Taijiquan courses in Amsterdam

Taiji quan (Tai chi chuan, 太极拳) is a component of WuShu (武术, the traditional Chinese Martial Arts). This very special martial art does not focus on speed and muscular strength,but more on internal power (qi 氣) and spirit (shen 神). With attention (yi 意), a perfect posture, and effective movements, you will learn to use the internal power very efficiently.

In the early morning in the public parks in China, you can see lots of people from all walks of life practising taiji quan. Mainly, they do this for health benefits: The training helps you to develop and guide your vital life energy (qi 氣). You will improve your posture, so that the energy can circulate more fluently through your body. After a period of intensive training, you will notice that your body and mind are more relaxed and that your stability has been improved.

In Amsterdam, in the middle of the Jordaan, Bastiaan Anink teaches taiji quan to beginners, intermediates and advanced.

The teacher

Bastiaan Anink

Bastiaan Anink (1965) has been training with sifu Kong Mien Ho (Amien) since 1985. He started with the external WuShu (chang quan / pack mee pai), and since 1987 he has also focussed on taiji quan. Kong Mien Ho taught him several forms of the Yang style (both standardized and traditional forms) and the competition form of the Chen style.

He completed his teacher training at Wuji, Institute of Taiji Quan, Wushu and Qi Gong, from sifu Kong Mien Ho, a disciple of Gu Liuxin and Feng Zhiqiang. In 1997 Bastiaan started as trainee/assistant at Wuji, since 2000 he has his own school.

For many years he attended regular classes in Daoist training (Healing Tao) with Annette Derksen and Mantak Chia.

In my classes I try to offer the entire spectrum of taiji quan. Firstly, I concentrate on the correct movements, proper posture and body structure. For each move, I show the application so that these moves don't become meaningless movements. In addition, the development of your own energy is a part of each lesson, though this is not always explicit. Only with energy, can you develop the full power of taiji quan.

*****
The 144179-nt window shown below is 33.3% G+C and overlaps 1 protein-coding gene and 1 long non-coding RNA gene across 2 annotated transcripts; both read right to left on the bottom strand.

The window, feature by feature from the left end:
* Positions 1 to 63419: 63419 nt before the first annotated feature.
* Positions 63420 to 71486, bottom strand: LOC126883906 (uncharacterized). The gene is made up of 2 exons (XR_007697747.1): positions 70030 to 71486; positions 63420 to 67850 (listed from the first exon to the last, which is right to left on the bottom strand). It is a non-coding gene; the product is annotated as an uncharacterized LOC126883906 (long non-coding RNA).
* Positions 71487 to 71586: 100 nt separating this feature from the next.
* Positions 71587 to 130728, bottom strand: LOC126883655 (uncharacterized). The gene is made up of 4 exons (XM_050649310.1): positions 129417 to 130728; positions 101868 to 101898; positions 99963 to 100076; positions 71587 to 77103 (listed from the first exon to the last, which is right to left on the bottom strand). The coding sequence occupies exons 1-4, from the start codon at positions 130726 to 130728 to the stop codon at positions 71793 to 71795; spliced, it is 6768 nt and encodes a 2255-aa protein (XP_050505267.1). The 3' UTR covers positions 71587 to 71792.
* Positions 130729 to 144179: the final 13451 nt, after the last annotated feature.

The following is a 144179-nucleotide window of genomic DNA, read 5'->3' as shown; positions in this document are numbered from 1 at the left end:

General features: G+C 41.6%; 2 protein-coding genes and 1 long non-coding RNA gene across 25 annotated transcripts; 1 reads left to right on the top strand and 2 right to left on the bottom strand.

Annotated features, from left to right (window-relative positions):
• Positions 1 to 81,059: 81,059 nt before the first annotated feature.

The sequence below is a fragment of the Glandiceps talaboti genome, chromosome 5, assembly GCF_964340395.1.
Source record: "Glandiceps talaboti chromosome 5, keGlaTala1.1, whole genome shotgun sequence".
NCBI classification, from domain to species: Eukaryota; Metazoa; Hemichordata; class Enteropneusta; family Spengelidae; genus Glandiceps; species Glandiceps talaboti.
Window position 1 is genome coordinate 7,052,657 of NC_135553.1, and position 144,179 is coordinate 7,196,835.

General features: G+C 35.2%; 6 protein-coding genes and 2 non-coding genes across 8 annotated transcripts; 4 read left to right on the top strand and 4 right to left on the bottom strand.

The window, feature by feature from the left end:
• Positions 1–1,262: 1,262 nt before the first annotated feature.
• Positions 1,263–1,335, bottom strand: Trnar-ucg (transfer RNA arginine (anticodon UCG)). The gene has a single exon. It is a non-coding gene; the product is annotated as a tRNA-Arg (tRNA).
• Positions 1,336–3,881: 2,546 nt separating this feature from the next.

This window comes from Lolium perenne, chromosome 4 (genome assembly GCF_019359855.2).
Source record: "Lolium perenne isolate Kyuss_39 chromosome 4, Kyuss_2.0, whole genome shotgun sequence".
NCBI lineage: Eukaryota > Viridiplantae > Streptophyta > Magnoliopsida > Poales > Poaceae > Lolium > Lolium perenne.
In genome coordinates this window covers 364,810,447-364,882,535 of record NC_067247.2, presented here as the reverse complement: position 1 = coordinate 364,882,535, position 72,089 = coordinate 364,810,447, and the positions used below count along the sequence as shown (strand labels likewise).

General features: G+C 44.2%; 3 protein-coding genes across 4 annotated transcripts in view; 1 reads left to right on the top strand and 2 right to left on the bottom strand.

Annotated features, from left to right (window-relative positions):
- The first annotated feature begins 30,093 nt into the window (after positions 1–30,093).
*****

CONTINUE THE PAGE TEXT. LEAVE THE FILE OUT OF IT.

Basically, the courses consist of learning a form (a fixed sequence of movements) that is performed quietly, smoothly and in a relaxed way. Besides the form there is time for taiji qigong and each lesson ends with a short meditation. During the lesson, attention is paid both to the external and the internal aspects of taiji quan.
The group size is about 8 participants, allowing everyone enough individual attention.

Class Schedule

  • Beginners: Wednesday Night from 19:30 to 20:30
  • Advanced: Wednesday Night from 20:30 to 21:30


  • Spring (1st and 8th May)


  • Theatre KV Palm (3rd floor)
  • Palmstraat 34
  • 1015 HS Amsterdam

Classes for beginners

In April, we have started a new group.
This is a perfect moment to learn Taijiquan from the basics. We will spend a good amount of time at the basic principles of Taijiquan.

Feel like joining? You can always try a lesson on Wednesday evening, from 19:30 till 20:30.
Please send me an email if you want to join a lesson.

Taiji movement

Taiji quan or tai chi chuan?

People sometimes ask, why do you write taiji quan and not tai chi, qi gong and not chi kung? Do you pronounce it differently?

Chinese is not written with Roman letters, but with characters. To translate these characters phonetically with Roman letters, different systems have been developed over the centuries. From 1912 to 1979, the Wade-Giles transcription was the standard. Since 1979, in China (and increasingly beyond) the Pinyin transcription is being used. Pinyin uses a separate letter for each sound (combination), whereas the Wade-Giles has had to resort to punctuation to distinguish individual sounds..

Some letters in the Pinyin spelling, you pronounce quite differently than in English (x = sh). But, when you have learned the rules, your pronunciation will be pretty good.
The Pinyin spelling of 太极拳 is taiji quan versus Wade-Giles t'ai chi ch'uan, and of 氣 功 qi gong versus ch'i k'ung.
Nowadays, I see the different spellings used interchangeably: tai chi quan, or chi gong. This increases the confusion even more ....